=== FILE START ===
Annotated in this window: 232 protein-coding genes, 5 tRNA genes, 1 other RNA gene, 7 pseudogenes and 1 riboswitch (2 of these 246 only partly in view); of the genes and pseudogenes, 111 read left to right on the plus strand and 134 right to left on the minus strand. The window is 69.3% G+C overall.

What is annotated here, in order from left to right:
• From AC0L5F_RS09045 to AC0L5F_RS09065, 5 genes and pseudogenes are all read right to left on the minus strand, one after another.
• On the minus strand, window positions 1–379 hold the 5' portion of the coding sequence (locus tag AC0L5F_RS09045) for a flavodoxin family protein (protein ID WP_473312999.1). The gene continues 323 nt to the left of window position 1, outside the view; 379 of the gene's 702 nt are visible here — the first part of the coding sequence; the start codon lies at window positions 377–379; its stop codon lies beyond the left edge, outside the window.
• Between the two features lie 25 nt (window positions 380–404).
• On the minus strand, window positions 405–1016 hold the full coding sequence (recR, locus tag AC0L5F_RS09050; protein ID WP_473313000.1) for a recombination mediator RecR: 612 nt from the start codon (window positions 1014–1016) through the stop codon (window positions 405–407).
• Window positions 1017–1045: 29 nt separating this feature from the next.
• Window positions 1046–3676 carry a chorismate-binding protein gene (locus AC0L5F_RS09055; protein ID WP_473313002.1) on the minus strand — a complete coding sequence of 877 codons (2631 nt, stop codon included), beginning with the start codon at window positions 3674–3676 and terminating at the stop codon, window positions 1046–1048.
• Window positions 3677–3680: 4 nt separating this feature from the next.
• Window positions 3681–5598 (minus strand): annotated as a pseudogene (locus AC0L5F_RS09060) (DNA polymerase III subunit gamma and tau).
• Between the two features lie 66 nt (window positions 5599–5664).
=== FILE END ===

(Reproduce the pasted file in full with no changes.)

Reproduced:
Annotated in this window: 232 protein-coding genes, 5 tRNA genes, 1 other RNA gene, 7 pseudogenes and 1 riboswitch (2 of these 246 only partly in view); of the genes and pseudogenes, 111 read left to right on the plus strand and 134 right to left on the minus strand. The window is 69.3% G+C overall.

What is annotated here, in order from left to right:
• From AC0L5F_RS09045 to AC0L5F_RS09065, 5 genes and pseudogenes are all read right to left on the minus strand, one after another.
• On the minus strand, window positions 1–379 hold the 5' portion of the coding sequence (locus tag AC0L5F_RS09045) for a flavodoxin family protein (protein ID WP_473312999.1). The gene continues 323 nt to the left of window position 1, outside the view; 379 of the gene's 702 nt are visible here — the first part of the coding sequence; the start codon lies at window positions 377–379; its stop codon lies beyond the left edge, outside the window.
• Between the two features lie 25 nt (window positions 380–404).
• On the minus strand, window positions 405–1016 hold the full coding sequence (recR, locus tag AC0L5F_RS09050; protein ID WP_473313000.1) for a recombination mediator RecR: 612 nt from the start codon (window positions 1014–1016) through the stop codon (window positions 405–407).
• Window positions 1017–1045: 29 nt separating this feature from the next.
• Window positions 1046–3676 carry a chorismate-binding protein gene (locus AC0L5F_RS09055; protein ID WP_473313002.1) on the minus strand — a complete coding sequence of 877 codons (2631 nt, stop codon included), beginning with the start codon at window positions 3674–3676 and terminating at the stop codon, window positions 1046–1048.
• Window positions 3677–3680: 4 nt separating this feature from the next.
• Window positions 3681–5598 (minus strand): annotated as a pseudogene (locus AC0L5F_RS09060) (DNA polymerase III subunit gamma and tau).
• Between the two features lie 66 nt (window positions 5599–5664).